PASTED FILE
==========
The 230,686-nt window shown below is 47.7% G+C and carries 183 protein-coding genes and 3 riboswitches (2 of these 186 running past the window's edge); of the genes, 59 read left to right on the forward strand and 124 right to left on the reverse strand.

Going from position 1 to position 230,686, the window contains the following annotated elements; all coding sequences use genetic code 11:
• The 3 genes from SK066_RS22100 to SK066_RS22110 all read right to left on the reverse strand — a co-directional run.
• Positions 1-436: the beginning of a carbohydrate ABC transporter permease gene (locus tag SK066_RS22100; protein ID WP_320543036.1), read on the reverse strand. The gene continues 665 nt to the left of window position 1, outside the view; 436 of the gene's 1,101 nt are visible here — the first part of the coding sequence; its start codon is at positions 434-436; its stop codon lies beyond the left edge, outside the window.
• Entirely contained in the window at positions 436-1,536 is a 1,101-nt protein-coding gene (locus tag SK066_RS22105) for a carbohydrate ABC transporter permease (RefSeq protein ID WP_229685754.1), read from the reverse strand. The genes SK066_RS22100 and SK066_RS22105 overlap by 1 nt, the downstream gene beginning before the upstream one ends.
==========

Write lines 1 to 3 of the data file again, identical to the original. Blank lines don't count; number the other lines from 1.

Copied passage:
The 230,686-nt window shown below is 47.7% G+C and carries 183 protein-coding genes and 3 riboswitches (2 of these 186 running past the window's edge); of the genes, 59 read left to right on the forward strand and 124 right to left on the reverse strand.

Going from position 1 to position 230,686, the window contains the following annotated elements; all coding sequences use genetic code 11:
• The 3 genes from SK066_RS22100 to SK066_RS22110 all read right to left on the reverse strand — a co-directional run.